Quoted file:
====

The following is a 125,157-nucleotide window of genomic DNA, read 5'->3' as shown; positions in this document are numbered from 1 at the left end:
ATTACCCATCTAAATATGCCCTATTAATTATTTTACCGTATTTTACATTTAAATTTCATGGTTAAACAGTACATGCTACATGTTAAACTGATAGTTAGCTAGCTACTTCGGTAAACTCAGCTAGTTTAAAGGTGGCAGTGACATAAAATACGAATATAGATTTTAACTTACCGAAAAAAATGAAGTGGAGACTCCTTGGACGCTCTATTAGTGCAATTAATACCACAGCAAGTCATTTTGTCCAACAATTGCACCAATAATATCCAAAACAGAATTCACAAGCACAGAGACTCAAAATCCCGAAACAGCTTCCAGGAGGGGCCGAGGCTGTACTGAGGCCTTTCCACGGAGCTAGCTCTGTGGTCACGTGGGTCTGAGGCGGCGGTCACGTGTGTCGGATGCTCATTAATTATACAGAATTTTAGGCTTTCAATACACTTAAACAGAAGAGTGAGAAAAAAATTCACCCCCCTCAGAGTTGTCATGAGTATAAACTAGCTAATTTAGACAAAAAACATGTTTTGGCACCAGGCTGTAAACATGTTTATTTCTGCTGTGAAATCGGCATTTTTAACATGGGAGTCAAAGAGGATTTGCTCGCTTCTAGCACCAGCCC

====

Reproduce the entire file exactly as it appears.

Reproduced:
The following is a 125,157-nucleotide window of genomic DNA, read 5'->3' as shown; positions in this document are numbered from 1 at the left end:
ATTACCCATCTAAATATGCCCTATTAATTATTTTACCGTATTTTACATTTAAATTTCATGGTTAAACAGTACATGCTACATGTTAAACTGATAGTTAGCTAGCTACTTCGGTAAACTCAGCTAGTTTAAAGGTGGCAGTGACATAAAATACGAATATAGATTTTAACTTACCGAAAAAAATGAAGTGGAGACTCCTTGGACGCTCTATTAGTGCAATTAATACCACAGCAAGTCATTTTGTCCAACAATTGCACCAATAATATCCAAAACAGAATTCACAAGCACAGAGACTCAAAATCCCGAAACAGCTTCCAGGAGGGGCCGAGGCTGTACTGAGGCCTTTCCACGGAGCTAGCTCTGTGGTCACGTGGGTCTGAGGCGGCGGTCACGTGTGTCGGATGCTCATTAATTATACAGAATTTTAGGCTTTCAATACACTTAAACAGAAGAGTGAGAAAAAAATTCACCCCCCTCAGAGTTGTCATGAGTATAAACTAGCTAATTTAGACAAAAAACATGTTTTGGCACCAGGCTGTAAACATGTTTATTTCTGCTGTGAAATCGGCATTTTTAACATGGGAGTCAAAGAGGATTTGCTCGCTTCTAGCACCAGCCC